Posted by Lauriesam 16:52 Archived in South Africa Comments (2)

The Cape of Good Hope

The sights and sounds of Cape Town


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Sunday morning we had the pleasure of a visit from our cousins for a beautiful brunch at our hotel. It really adds another layer of interest to travel when you can meet up with family. The offered us a view of life here that we may not have been privy to otherwise, I will write more about lifestyle later.
After breakfast we jumped in the car and drove to the eastern side of the cape and down to the cape point. This is where the Atlantic ocean meets the Indian ocean and it is quite dramatic landscape with steep cliffs and rocky beaches. Along the way we stopped to see the penguins who are so cute I could have stayed there for hours. Their animated movements and formal attire make them so special to watch. They huddle together with their young and couples take turns sitting on the eggs, rolling them around to keep them evenly warmed. Nature at its best.
We stopped at some of the beach towns along the way and even though it is now fall the beaches were quite full with locals and tourists alike.
It is quite a long drive to the cape point but well worth the drive. The view is spectacular and the water is very rough here with gale winds most of the time. It is interesting to imagine the trade ships coming from India with spices for Europe making it around the rough waters of the Cape of Good Hope and finally stopping in Cape Town for provisions. You start to think about the melding of people and cultures and begin to understand the make up of the locals of Cape Town as well.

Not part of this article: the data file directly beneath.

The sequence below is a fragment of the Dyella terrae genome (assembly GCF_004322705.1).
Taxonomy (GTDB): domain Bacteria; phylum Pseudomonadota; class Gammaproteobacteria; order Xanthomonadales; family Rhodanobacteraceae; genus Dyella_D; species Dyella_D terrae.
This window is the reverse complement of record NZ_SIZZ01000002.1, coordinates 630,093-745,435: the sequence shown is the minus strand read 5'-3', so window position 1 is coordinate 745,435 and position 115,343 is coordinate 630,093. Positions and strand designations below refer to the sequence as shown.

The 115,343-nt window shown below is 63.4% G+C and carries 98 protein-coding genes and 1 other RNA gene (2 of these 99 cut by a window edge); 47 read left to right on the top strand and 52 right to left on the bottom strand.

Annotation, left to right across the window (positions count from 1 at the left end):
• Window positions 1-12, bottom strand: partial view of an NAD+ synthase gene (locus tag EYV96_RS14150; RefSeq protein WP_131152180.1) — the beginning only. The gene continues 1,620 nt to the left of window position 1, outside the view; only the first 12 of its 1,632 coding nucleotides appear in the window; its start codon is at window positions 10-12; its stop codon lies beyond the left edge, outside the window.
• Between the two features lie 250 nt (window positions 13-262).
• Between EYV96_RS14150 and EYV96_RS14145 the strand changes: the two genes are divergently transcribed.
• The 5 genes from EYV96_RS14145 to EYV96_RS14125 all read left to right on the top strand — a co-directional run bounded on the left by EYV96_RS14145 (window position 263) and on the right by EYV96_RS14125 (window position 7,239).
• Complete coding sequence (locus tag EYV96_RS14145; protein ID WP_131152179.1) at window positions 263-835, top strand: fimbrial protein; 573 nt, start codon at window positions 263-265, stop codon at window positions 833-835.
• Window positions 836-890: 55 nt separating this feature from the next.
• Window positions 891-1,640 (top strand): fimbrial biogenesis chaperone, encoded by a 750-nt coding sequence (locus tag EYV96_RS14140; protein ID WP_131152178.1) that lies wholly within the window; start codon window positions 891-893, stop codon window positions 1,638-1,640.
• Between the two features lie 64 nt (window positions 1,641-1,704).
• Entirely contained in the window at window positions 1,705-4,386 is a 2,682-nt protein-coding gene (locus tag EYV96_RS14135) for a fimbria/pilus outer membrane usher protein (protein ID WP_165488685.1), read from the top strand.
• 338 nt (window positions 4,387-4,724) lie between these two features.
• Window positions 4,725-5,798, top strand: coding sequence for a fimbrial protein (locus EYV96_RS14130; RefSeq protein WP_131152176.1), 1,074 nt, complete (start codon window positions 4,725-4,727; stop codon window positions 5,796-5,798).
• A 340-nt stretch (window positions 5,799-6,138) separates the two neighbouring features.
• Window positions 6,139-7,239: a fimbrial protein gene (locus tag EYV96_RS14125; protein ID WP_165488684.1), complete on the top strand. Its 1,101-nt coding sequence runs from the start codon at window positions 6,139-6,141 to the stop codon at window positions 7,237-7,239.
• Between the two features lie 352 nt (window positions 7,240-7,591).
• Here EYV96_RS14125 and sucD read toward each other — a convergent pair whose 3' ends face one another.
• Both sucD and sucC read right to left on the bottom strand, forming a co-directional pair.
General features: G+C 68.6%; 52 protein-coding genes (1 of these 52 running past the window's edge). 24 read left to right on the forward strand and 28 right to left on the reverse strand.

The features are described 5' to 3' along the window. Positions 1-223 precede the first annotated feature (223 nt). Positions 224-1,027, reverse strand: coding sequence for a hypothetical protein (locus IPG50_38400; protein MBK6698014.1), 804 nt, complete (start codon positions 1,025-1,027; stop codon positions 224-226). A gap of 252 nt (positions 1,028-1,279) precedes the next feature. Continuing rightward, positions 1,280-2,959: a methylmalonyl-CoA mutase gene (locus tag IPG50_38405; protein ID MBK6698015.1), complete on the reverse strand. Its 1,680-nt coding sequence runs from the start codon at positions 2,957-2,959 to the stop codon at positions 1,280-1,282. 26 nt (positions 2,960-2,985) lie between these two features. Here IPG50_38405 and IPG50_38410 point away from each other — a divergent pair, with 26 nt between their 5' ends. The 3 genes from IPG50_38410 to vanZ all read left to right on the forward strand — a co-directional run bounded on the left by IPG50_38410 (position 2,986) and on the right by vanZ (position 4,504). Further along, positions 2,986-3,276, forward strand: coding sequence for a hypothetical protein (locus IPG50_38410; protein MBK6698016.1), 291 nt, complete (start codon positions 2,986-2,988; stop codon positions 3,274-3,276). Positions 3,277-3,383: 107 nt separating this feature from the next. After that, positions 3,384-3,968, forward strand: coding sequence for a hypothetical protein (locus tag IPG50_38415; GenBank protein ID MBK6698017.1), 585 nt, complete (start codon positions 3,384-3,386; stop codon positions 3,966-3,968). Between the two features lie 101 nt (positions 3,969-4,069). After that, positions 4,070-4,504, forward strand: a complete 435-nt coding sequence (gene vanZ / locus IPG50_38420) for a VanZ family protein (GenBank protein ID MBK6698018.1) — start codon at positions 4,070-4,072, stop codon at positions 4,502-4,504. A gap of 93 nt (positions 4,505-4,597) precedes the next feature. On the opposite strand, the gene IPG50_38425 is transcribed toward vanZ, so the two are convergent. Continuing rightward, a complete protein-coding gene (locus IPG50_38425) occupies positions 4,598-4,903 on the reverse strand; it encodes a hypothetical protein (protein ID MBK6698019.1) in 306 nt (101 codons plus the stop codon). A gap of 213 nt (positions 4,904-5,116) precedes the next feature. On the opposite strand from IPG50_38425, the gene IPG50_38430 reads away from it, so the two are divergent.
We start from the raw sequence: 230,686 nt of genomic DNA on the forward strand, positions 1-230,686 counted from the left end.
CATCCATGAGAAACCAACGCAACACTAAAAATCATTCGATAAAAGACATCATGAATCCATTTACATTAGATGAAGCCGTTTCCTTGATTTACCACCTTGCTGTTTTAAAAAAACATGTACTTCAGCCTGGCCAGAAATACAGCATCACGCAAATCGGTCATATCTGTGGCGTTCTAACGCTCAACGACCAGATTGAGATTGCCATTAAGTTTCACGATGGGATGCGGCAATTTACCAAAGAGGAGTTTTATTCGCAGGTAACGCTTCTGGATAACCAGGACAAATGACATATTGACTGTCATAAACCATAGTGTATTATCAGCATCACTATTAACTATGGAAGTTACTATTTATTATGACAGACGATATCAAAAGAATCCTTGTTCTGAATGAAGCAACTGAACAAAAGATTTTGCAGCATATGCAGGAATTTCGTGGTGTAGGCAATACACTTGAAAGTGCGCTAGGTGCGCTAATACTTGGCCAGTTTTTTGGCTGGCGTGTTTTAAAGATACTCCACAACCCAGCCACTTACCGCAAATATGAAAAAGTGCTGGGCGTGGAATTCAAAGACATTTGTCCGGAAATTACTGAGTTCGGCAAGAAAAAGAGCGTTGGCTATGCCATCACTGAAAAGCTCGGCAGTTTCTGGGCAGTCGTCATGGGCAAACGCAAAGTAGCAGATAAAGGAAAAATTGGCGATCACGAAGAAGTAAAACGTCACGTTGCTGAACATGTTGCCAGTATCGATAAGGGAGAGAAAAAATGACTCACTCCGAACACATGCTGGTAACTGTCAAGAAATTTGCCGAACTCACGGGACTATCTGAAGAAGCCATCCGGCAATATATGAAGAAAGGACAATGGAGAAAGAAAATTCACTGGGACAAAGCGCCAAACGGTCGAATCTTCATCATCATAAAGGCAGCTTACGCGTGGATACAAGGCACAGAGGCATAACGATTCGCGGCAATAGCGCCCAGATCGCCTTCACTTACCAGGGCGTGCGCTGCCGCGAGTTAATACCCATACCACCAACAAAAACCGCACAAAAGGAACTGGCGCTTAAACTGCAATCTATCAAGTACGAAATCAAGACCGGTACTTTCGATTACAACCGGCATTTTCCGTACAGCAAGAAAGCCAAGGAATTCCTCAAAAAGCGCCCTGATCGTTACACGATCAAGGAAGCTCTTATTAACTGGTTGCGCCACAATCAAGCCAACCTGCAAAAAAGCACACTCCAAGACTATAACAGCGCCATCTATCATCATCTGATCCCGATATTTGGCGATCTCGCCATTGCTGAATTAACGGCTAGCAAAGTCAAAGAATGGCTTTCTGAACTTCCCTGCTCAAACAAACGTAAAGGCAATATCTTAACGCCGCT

We continue our trip driving up the west side of the cape along the misty cliffs where the surfers are busy catching the next wave. The water is beautiful, but l imagine it is very cold. We stopped int the small town of Kommetjie for lunch in a garden restaurant sitting at a picnic table under the trees listening to live music. Grilled fish and a cold beer, it doesn't get much better than that. Life is good.
Finally, on Sunday night, our amazing friend and travel agent extraordinaire, Vicky from Opulent Travel in Cape Town, came with her whole family to have drinks with us at the dockside bar Bascule. Her Mom, Dad, brother, cousins, friends and even her two little puppies all came to meet us. To say they were nice would be an understatement of immense proportion, her parents were warm and friendly and I really felt like part of the family. I want to come back to have a week of cooking with her Mom and her Aunt/cousin she promised to make me baklava and I will make my famous carrot cake, a cultural exchange in the kitchen.
I tried to spend time with each person and I think I can safely say a good time was had by all. Thank you Vicky.

Posted by Lauriesam 23:27 Archived in South Africa Tagged beaches penguin of town good cape hope colony simons capetown Comments (2)